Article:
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Oakland Unified School District Farm to School Initiatives . Defining LOCAL in Oakland. Local In Oakland: The Numbers. Oakland Unified School District 86 Schools 37,000 students enrolled 39,000 meals served per day 71% free and reduced Local Purchasing – Produce
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Local In Oakland: The Numbers Oakland Unified School District 86 Schools 37,000 students enrolled 39,000 meals served per day 71% free and reduced Local Purchasing – Produce Meal Program – 50-65% local depending on the season Harvest of the Month – 100% local Produce Markets – 75-85% local depending on the season Fresh Fruit and Vegetable Program – 65-75% local depending on the season
New Farm to School Initiative: California Thursdays • California Thursdays is: • Freshly prepared meals • Fresh CA crops • Local producers • Family farms • Professional Development • Innovative procurement strategies • Marketing opportunities • Nutrition education • Why CA Thursdays? • Freshly prepared meals • Boost for the local economy • Reduced carbon footprint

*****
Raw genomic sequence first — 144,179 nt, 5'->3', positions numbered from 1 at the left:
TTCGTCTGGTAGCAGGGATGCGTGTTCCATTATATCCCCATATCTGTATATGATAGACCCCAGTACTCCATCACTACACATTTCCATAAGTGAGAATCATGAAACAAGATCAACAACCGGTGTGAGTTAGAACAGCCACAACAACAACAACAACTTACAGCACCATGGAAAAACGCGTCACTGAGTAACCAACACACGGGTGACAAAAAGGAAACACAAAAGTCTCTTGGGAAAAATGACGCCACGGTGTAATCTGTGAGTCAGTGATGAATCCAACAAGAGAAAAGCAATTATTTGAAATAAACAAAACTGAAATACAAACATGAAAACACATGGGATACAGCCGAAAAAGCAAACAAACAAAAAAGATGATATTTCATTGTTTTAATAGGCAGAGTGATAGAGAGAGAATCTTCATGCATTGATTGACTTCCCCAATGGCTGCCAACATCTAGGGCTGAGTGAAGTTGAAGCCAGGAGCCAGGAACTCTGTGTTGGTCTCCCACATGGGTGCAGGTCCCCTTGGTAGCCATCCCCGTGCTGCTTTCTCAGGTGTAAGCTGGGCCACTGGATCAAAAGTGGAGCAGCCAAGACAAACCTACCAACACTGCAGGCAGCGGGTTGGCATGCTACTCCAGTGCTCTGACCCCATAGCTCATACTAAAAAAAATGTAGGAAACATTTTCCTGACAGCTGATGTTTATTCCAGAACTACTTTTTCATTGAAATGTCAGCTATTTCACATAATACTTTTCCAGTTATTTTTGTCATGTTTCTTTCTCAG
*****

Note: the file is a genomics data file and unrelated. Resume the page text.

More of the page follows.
Sourcing: Produce • Local Produce • Defining “Small Scale” • Creative Procurement
Program Overview • 20 school sites across Oakland. • In all schools, more than 70% of Students qualify for F/R Lunch. • Weekly markets open during after school hours. • Open to parents, school staff, students, and neighborhood residents.
Program Overview • 20-60 varieties of fresh fruits, vegetables, nuts, eggs and honey sold at each market. • Affordable prices with low mark-up from wholesale prices. • 75-100% Pesticide-Free or Certified Organic produce, 75-85% local depending on the season. • Culturally familiar foods like tomatillos, collard greens and Chinese broccoli & new items like kale, chard and butternut squash.
Successes • Increased ACCESS to fresh, local, affordable produce. • Schools as community centers. • Positive peer pressure = healthy eating at school AND at home. • Supporting small family farms.
Successes • Distributed 340,000 pounds of produce in neighborhoods surrounding 20 schools in East and West Oakland. • Sold over $500,000 worth of produce last year. • Gained the tireless and invaluable support of more than 200 community residents as Volunteers! • Hired 35 community residents as Market Managers.
Challenges • Central distribution capacity. • Under-resourced school district. • Competing priorities of test scores and teaching with market operations/outreach.
Challenges • Staffing structure imbalances: unpaid liaisons, varying skill sets of managers, dependence on volunteer labor. • Training. • Cost/Pricing – Access vs. support of sustainable agriculture. • Driving demand.